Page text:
The problem is however that only a very small percentage of those recommendations are implemented and this makes Germany quite uneasy about the Banking Union. The truth is that there is an umbilical cord between banks and national governments, which facilitates the issue of sovereign debt, to finance fiscal deficits. This connection cannot be cut off just like that though. Eurozone’s financial system, in order to be weaned off from the exchequers gradually and without major frictions, needs time and money.

In view of that Germany now goes the other way around. It demands that Eurozone governments undertake a new set of obligations called ‘the contractual arrangement’, guaranteeing that all the 18 countries implement the recommendations of the Commission to control debts and deficits. Berlin couldn’t accept without extra guarantees that the European Stability Mechanism would act as lender of last resort for governments and banks. Let alone sharing the cost of eventual bank resolutions and recapitalisations. Germany is the largest contributor to the ESM.

More obligations

The relevant part of the Summit’s conclusions goes like that, “The Commission will also provide a first overview of the implementation of country-specific recommendations that will be a basis for the further monitoring of their implementation. Work will be carried forward to strengthen economic policy coordination, with the objective of taking decisions in December on the main features of contractual arrangements and of associated solidarity mechanisms”. This last line interconnects the creation of the ‘solidarity mechanism’, aka the bank resolution mechanism and fund, with the ‘contractual arrangement’, meaning that the latter is a prerequisite of the former.

This is obviously a condition for Germany to unblock the creation of the Banking Union. The relevant quote of the conclusions is the following, “Completing the Banking Union is urgent and requires not only a Single Supervisory Mechanism but also a Single Resolution Mechanism…The European Council underlines the need to align the Single Resolution Mechanism and the Bank Recovery and Resolution Directive as finally adopted. It also underlines the commitment to reach a general approach by the Council on the Commission’s proposal for a Single Resolution Mechanism by the end of the year in order to allow for its adoption before the end of the current legislative period”.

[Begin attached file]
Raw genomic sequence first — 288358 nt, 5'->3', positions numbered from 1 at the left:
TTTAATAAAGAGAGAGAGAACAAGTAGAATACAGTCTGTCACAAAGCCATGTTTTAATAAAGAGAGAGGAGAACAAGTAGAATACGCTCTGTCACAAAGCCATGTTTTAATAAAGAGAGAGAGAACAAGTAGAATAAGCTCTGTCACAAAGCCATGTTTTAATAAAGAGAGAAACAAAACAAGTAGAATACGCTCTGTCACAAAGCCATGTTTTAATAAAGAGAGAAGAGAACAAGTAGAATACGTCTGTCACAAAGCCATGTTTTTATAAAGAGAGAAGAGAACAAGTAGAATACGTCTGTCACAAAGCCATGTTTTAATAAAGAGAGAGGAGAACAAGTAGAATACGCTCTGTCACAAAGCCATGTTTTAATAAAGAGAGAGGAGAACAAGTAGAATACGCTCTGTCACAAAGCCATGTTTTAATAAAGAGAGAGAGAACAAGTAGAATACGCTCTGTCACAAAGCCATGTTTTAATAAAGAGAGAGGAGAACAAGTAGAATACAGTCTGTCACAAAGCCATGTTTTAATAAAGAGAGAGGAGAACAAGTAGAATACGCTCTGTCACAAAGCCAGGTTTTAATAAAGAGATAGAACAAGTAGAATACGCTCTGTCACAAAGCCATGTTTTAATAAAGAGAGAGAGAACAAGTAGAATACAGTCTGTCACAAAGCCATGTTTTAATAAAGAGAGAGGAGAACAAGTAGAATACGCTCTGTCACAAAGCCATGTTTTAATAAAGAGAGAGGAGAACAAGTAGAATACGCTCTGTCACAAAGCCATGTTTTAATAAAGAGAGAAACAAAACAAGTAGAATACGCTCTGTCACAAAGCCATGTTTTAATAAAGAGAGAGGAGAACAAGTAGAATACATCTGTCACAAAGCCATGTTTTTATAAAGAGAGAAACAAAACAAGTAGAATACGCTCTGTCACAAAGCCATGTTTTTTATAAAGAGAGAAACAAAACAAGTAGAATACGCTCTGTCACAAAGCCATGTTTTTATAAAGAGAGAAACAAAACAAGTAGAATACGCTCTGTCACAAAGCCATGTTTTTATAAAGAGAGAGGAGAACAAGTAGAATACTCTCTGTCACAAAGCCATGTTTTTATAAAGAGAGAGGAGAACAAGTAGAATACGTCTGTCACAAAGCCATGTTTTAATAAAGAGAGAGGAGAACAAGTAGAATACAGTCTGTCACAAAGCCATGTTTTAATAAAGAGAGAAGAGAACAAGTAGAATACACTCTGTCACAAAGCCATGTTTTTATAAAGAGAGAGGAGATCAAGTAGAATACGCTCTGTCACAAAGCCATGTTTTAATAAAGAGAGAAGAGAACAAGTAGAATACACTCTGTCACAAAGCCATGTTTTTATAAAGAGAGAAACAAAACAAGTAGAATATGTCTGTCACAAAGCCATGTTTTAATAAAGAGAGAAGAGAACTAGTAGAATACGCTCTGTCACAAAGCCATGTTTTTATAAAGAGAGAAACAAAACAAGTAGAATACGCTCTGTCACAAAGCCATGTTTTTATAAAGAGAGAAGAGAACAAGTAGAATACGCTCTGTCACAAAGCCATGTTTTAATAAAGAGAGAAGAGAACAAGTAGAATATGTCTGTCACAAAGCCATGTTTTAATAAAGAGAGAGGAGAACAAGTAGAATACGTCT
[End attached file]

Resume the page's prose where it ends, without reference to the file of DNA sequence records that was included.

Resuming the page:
This is the only way that the Commission proposals, for the creation of a strong and centrally operated Single Resolution Mechanism and Fund under its own roof, can be accepted by Germany. In short Berlin is unblocking the way for the creation of the European Banking Union, on the condition that all the Eurozone member states undertake more obligations in relation to their over-all economic policies.

Controlling education

However Germany demands also that those new contracts contain obligations reaching deep into economic structures, social issues and other policy areas like labour market and education. The target is Germanic uniformity in all Eurozone member states, what else?. The following passage of the text approves yesterday by the 28 leaders tells the whole story. “Alert Mechanism Report with the aim to agree, on the basis of the relevant indicators, on the main areas for coordination of economic policies and reforms…including the performance of labour and product markets, the efficiency of the public sector, as well as research and innovation, education and vocational training, employment and social inclusion in the Euro area”.

It’s not quite clear if all those will be considered as conditions for Germany to accept the creation of the Single Resolution Mechanism and Fund. It’s very probable though that Berlin will demand that the most important of them, as the ceilings on fiscal deficits and debts should be included in the Eurozone member states constitutions.

This could be the meaning of the following quotation, “To promote strong, sustainable and inclusive economic growth in the Euro area, the coordination of economic policies needs to be further strengthened, notably by increasing the level of commitment, ownership and implementation of economic policies and reforms in Euro area Member States, underpinned by strong democratic legitimacy and accountability at the level at which decisions are taken and implemented”.

All in all, it becomes clear that the European Banking Union will lead bit by bit not to a European Germany, but to Germanic Europe.